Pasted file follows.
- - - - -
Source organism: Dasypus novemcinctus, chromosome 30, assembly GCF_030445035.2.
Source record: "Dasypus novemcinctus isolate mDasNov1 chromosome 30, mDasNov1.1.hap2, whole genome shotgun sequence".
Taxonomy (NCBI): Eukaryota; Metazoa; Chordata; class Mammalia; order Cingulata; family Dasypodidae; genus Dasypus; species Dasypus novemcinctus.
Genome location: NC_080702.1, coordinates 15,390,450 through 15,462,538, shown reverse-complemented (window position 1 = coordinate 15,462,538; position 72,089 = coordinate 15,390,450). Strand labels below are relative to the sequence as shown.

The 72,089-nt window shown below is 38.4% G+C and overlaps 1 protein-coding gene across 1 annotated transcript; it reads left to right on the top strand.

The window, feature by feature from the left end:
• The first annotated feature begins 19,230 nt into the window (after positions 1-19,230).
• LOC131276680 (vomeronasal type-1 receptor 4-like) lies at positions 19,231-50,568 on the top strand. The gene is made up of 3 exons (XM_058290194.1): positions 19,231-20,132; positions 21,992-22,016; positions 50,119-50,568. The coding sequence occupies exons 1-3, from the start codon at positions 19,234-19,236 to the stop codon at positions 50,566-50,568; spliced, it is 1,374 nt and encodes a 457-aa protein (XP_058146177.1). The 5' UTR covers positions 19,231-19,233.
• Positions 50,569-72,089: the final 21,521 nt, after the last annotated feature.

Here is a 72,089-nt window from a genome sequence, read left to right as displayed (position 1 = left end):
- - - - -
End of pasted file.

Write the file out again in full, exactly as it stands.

Source organism: Dasypus novemcinctus, chromosome 30, assembly GCF_030445035.2.
Source record: "Dasypus novemcinctus isolate mDasNov1 chromosome 30, mDasNov1.1.hap2, whole genome shotgun sequence".
Taxonomy (NCBI): Eukaryota; Metazoa; Chordata; class Mammalia; order Cingulata; family Dasypodidae; genus Dasypus; species Dasypus novemcinctus.
Genome location: NC_080702.1, coordinates 15,390,450 through 15,462,538, shown reverse-complemented (window position 1 = coordinate 15,462,538; position 72,089 = coordinate 15,390,450). Strand labels below are relative to the sequence as shown.

The 72,089-nt window shown below is 38.4% G+C and overlaps 1 protein-coding gene across 1 annotated transcript; it reads left to right on the top strand.

The window, feature by feature from the left end:
• The first annotated feature begins 19,230 nt into the window (after positions 1-19,230).
• LOC131276680 (vomeronasal type-1 receptor 4-like) lies at positions 19,231-50,568 on the top strand. The gene is made up of 3 exons (XM_058290194.1): positions 19,231-20,132; positions 21,992-22,016; positions 50,119-50,568. The coding sequence occupies exons 1-3, from the start codon at positions 19,234-19,236 to the stop codon at positions 50,566-50,568; spliced, it is 1,374 nt and encodes a 457-aa protein (XP_058146177.1). The 5' UTR covers positions 19,231-19,233.
• Positions 50,569-72,089: the final 21,521 nt, after the last annotated feature.

Here is a 72,089-nt window from a genome sequence, read left to right as displayed (position 1 = left end):